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Christa CravenChrista Craven is an Associate Professor of Anthropology and Women’s, Gender & Sexuality Studies (Chair from 2012-2017) at the College of Wooster. She received her B.A. New College of Florida (1997), M.A. (2000) and Ph.D. (2003) from American University. Craven’s research interests include women’s health & reproductive justice, lesbian/gay/bi/trans/queer reproduction, midwifery activism, feminist ethnography & activist scholarship, and feminist pedagogy. She is the author of Reproductive Losses: Challenges to LGBTQ Family-Making (Routledge, 2019), Pushing for Midwives: Homebirth Mothers and the Reproductive Rights Movement (Temple University Press, 2010), and a textbook with Dána-Ain Davis, Feminist Ethnography: Thinking Through Methodologies, Challenges & Possibilities (Rowman & Littlefield, 2016). Craven and Davis also published an edited collection entitled Feminist Activist Ethnography: Counterpoints to Neoliberalism in North America (Lexington Books, 2013). She has served on the American Anthropological Association’s Governance Commission (2005-2007), is the past co-chair of the Society of Lesbian and Gay Anthropologists (2004-2005; now the Association for Queer Anthropology), and currently serves as the Co-Chair of the Program Administrators and Directors (PA&D) for the National Women’s Studies Association. She teaches Introduction to WGSS, Transnational Feminisms, Queer Lives, Doing Feminist Research: Theory & Practice, Feminist Pedagogy in Action, Introduction to Anthropology, Ethnographic Research, Global Politics of Reproduction, and Globalizing Health (with Dr. Tom Tierney in Sociology). Her professional website is: http://discover.wooster.edu/ccraven/
Lorna ButlerProfessor Emeritus, Iowa State University (Wallace Chair for Sustainable Agriculture 2000-2007); co-editor (with Della E. McMillan) of Tapping Philanthropy for Development. Lessons Learned from a Public-private Partnership in Rural Uganda. Lynne Rienner Publishers, 2015.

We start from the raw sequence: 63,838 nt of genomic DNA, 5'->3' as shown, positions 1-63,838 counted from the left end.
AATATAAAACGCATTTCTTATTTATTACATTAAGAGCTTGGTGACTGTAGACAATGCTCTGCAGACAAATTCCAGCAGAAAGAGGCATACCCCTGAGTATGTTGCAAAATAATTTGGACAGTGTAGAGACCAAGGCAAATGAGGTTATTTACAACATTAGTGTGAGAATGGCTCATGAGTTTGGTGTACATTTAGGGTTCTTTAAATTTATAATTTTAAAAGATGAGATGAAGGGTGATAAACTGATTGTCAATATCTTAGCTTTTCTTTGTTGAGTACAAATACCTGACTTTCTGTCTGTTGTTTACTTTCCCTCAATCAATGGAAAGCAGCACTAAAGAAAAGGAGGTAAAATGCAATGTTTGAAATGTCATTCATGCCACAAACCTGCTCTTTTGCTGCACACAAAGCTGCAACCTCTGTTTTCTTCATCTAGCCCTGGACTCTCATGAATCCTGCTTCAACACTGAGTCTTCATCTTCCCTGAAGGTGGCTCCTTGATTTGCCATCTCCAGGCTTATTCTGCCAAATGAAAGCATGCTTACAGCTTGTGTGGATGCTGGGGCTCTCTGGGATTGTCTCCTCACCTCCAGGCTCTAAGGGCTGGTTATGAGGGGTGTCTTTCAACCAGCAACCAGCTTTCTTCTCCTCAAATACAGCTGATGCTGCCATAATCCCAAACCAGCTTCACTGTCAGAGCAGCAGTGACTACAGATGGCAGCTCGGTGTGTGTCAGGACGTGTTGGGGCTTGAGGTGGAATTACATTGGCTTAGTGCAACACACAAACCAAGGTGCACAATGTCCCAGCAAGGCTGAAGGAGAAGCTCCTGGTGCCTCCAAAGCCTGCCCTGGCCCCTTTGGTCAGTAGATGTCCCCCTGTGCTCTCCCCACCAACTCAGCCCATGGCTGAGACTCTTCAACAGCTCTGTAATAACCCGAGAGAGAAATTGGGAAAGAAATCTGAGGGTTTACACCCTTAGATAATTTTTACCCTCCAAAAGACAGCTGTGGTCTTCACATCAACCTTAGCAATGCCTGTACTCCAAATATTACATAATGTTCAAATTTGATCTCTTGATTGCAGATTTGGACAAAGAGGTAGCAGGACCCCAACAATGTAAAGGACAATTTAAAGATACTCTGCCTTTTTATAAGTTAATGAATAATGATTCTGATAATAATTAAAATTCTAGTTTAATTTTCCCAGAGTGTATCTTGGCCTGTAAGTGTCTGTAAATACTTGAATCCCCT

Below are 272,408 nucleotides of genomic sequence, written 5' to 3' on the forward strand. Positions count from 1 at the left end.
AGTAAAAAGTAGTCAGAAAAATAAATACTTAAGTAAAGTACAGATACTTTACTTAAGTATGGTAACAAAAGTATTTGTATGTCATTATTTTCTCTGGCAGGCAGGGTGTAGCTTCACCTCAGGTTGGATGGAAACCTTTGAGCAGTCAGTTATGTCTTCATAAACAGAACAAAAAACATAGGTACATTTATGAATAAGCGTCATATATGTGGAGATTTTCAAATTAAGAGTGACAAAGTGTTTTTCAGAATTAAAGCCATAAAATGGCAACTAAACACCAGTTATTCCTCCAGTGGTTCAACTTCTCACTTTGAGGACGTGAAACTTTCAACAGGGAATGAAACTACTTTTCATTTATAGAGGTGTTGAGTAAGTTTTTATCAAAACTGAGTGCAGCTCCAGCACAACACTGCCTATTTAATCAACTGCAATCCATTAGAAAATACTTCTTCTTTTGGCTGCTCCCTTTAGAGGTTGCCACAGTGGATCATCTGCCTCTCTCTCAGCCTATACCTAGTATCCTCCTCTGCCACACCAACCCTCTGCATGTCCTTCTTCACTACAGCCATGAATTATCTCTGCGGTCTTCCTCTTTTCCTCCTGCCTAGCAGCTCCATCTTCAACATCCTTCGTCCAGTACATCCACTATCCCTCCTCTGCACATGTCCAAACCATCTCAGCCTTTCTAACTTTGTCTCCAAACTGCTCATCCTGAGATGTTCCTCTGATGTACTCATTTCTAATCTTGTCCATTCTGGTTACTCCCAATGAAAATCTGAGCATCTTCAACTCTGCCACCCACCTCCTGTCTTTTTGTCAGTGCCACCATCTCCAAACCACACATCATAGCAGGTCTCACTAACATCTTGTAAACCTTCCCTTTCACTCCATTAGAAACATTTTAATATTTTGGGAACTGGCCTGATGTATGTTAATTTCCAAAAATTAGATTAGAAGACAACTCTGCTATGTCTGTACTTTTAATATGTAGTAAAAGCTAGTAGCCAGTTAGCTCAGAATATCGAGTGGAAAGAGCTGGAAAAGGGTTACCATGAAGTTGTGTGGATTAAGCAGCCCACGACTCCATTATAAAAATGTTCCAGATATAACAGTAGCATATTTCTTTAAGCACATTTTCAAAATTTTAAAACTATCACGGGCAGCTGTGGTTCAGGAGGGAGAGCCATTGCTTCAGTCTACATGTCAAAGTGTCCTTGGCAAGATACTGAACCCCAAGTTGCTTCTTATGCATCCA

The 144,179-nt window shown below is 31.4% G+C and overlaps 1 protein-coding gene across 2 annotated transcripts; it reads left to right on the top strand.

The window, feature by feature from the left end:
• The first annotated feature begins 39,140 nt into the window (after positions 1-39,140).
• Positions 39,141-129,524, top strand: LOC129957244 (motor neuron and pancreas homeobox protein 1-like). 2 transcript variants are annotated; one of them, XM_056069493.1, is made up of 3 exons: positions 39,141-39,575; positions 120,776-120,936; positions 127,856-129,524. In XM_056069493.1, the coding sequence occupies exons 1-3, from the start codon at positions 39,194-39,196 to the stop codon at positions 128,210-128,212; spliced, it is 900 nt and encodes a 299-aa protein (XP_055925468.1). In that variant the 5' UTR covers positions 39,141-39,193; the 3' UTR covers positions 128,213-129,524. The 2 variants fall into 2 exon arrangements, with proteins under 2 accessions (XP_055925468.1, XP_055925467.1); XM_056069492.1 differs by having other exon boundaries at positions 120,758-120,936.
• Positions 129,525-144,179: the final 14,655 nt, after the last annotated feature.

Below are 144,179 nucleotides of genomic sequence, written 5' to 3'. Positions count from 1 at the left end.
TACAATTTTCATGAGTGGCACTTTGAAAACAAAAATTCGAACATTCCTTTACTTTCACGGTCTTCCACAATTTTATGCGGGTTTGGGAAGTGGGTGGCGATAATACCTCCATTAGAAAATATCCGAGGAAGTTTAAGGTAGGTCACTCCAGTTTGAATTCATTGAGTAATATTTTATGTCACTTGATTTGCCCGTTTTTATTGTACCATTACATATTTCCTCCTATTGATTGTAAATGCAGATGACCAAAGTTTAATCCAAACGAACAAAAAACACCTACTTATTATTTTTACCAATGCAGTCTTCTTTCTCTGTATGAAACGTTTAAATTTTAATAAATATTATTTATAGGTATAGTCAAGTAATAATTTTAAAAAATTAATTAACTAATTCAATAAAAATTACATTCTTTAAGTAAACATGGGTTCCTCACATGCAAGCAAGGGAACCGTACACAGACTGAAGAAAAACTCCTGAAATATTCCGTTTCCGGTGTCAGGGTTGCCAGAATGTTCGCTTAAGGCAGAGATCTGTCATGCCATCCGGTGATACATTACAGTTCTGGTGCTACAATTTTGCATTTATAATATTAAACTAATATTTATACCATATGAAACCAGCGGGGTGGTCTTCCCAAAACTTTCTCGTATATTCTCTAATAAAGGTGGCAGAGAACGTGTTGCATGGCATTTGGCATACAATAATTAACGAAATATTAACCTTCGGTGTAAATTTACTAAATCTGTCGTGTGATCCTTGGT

Fadwa El GuindiFour-field sociocultural anthropologist, Retiree at UCLA, who writes widely and lectures internationally. She is elected Trustee at the World Academy of Art & Science, a think tank for generating ideas and insights about global affairs. For a partial record of her awards and publications see https://orcid.org/0000-0001-6365-101X. She has 7 books and more than 130 research articles, with works translated into 5 languages. Research articles published in high impact journals
Dmitry BondarenkoI graduated with the M.A. degree cum laude in 1990 from the Moscow State University, Department of Ethnography, School of History. I completed my Ph.D. in 1993 and D.Sc. in 2000 at the Russian Academy of Sciences. At present, I am Vice-Director for Research of the Institute for African Studies of the Russian Academy of Sciences, Director of the Inrternational Center of Anthropology of the National Research University Higher School of Economics, and Full Professor with the Center of Social Anthropology of the Russian State University for the Humanities. In the past, I was a visiting scholar with the Program of African Studies of Northwestern University (Evanston, USA), Institut fuer Geschichte (Goettingen, Germany), and Maison des sciences de l'homme (Paris, France). I have lectured at universities of Russia, the USA, Egypt, Tanzania, Slovenia, and Angola. I have conducted field research in a number of African countries (Tanzania, Nigeria, Benin, Rwanda, Zambia, Uganda) and among Black people in Russia and the USA.